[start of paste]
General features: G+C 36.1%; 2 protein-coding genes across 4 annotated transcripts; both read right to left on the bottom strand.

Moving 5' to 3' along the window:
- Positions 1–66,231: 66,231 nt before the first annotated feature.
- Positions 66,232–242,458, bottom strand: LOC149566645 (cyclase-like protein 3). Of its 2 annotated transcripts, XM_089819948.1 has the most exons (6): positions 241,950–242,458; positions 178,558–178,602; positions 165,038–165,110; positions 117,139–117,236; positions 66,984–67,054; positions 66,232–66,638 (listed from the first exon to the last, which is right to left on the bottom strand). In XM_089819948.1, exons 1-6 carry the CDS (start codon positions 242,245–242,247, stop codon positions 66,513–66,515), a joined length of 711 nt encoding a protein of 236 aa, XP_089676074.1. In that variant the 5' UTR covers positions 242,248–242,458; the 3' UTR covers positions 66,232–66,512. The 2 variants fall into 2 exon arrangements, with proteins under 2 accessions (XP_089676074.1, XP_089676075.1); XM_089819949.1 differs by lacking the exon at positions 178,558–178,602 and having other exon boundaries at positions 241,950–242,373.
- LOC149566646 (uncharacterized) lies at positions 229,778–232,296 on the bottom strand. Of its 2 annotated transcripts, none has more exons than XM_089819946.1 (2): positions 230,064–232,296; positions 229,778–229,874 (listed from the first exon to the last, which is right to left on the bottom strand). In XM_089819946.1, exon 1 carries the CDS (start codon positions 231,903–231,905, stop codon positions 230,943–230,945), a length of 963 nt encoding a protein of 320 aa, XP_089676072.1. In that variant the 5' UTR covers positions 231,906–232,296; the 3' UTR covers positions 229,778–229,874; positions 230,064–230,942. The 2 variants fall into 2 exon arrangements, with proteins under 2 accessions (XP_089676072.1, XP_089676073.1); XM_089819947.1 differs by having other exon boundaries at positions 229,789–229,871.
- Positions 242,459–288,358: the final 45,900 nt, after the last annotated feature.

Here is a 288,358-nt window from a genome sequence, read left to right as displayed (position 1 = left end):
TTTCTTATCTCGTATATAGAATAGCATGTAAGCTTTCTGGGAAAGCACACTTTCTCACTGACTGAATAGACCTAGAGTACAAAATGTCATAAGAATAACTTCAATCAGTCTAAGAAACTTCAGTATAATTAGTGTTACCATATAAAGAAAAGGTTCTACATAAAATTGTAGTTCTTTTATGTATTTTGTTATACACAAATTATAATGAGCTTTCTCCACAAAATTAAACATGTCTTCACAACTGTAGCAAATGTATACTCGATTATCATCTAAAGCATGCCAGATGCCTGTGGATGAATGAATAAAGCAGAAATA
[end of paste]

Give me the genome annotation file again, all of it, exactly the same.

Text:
General features: G+C 36.1%; 2 protein-coding genes across 4 annotated transcripts; both read right to left on the bottom strand.

Moving 5' to 3' along the window:
- Positions 1–66,231: 66,231 nt before the first annotated feature.
- Positions 66,232–242,458, bottom strand: LOC149566645 (cyclase-like protein 3). Of its 2 annotated transcripts, XM_089819948.1 has the most exons (6): positions 241,950–242,458; positions 178,558–178,602; positions 165,038–165,110; positions 117,139–117,236; positions 66,984–67,054; positions 66,232–66,638 (listed from the first exon to the last, which is right to left on the bottom strand). In XM_089819948.1, exons 1-6 carry the CDS (start codon positions 242,245–242,247, stop codon positions 66,513–66,515), a joined length of 711 nt encoding a protein of 236 aa, XP_089676074.1. In that variant the 5' UTR covers positions 242,248–242,458; the 3' UTR covers positions 66,232–66,512. The 2 variants fall into 2 exon arrangements, with proteins under 2 accessions (XP_089676074.1, XP_089676075.1); XM_089819949.1 differs by lacking the exon at positions 178,558–178,602 and having other exon boundaries at positions 241,950–242,373.
- LOC149566646 (uncharacterized) lies at positions 229,778–232,296 on the bottom strand. Of its 2 annotated transcripts, none has more exons than XM_089819946.1 (2): positions 230,064–232,296; positions 229,778–229,874 (listed from the first exon to the last, which is right to left on the bottom strand). In XM_089819946.1, exon 1 carries the CDS (start codon positions 231,903–231,905, stop codon positions 230,943–230,945), a length of 963 nt encoding a protein of 320 aa, XP_089676072.1. In that variant the 5' UTR covers positions 231,906–232,296; the 3' UTR covers positions 229,778–229,874; positions 230,064–230,942. The 2 variants fall into 2 exon arrangements, with proteins under 2 accessions (XP_089676072.1, XP_089676073.1); XM_089819947.1 differs by having other exon boundaries at positions 229,789–229,871.
- Positions 242,459–288,358: the final 45,900 nt, after the last annotated feature.

Here is a 288,358-nt window from a genome sequence, read left to right as displayed (position 1 = left end):
TTTCTTATCTCGTATATAGAATAGCATGTAAGCTTTCTGGGAAAGCACACTTTCTCACTGACTGAATAGACCTAGAGTACAAAATGTCATAAGAATAACTTCAATCAGTCTAAGAAACTTCAGTATAATTAGTGTTACCATATAAAGAAAAGGTTCTACATAAAATTGTAGTTCTTTTATGTATTTTGTTATACACAAATTATAATGAGCTTTCTCCACAAAATTAAACATGTCTTCACAACTGTAGCAAATGTATACTCGATTATCATCTAAAGCATGCCAGATGCCTGTGGATGAATGAATAAAGCAGAAATA